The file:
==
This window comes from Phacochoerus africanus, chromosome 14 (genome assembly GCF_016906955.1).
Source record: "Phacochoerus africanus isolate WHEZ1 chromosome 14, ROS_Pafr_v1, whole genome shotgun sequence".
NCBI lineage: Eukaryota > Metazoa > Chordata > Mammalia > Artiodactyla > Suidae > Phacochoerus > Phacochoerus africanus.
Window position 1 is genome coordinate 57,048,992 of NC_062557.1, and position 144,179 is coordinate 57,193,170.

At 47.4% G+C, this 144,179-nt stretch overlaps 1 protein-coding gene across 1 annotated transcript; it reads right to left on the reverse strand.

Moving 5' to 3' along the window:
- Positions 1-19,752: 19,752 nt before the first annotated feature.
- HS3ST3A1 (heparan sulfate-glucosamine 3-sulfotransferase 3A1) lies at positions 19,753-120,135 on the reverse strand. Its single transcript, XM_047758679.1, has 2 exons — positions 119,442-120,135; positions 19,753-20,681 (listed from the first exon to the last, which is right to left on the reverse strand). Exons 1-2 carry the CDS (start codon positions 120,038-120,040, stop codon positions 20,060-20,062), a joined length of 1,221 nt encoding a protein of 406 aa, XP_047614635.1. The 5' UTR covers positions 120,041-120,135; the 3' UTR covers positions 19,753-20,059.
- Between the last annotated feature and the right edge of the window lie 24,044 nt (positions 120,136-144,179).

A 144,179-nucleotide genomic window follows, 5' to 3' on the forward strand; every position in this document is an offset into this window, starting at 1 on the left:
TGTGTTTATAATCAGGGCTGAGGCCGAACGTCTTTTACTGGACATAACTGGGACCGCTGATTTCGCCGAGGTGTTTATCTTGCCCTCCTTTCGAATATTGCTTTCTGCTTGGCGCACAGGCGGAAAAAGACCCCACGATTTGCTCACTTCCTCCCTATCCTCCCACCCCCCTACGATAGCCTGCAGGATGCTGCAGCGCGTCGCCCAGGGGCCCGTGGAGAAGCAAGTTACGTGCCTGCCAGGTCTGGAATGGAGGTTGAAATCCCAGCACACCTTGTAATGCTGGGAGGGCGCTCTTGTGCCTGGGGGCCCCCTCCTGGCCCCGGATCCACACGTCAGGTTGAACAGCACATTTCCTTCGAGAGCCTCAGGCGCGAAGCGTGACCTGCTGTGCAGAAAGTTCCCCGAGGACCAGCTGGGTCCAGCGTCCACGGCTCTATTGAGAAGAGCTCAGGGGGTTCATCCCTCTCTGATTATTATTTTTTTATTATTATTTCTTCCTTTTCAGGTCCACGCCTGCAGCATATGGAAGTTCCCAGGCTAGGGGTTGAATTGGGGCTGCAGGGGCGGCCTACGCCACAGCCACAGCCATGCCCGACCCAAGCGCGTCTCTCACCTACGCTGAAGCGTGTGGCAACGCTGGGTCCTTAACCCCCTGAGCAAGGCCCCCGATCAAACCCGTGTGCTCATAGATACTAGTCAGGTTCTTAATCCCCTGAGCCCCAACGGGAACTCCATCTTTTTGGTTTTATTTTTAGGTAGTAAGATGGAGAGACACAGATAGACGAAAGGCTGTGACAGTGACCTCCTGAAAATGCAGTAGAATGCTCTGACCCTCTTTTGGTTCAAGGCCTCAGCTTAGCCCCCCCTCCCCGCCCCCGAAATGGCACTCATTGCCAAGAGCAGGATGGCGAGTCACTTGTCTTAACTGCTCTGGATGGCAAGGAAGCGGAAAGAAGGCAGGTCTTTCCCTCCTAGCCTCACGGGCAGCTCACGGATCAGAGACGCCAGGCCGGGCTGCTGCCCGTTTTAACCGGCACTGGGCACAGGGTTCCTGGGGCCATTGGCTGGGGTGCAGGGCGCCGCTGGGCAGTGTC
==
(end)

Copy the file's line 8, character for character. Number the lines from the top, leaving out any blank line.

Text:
- HS3ST3A1 (heparan sulfate-glucosamine 3-sulfotransferase 3A1) lies at positions 19,753-120,135 on the reverse strand. Its single transcript, XM_047758679.1, has 2 exons — positions 119,442-120,135; positions 19,753-20,681 (listed from the first exon to the last, which is right to left on the reverse strand). Exons 1-2 carry the CDS (start codon positions 120,038-120,040, stop codon positions 20,060-20,062), a joined length of 1,221 nt encoding a protein of 406 aa, XP_047614635.1. The 5' UTR covers positions 120,041-120,135; the 3' UTR covers positions 19,753-20,059.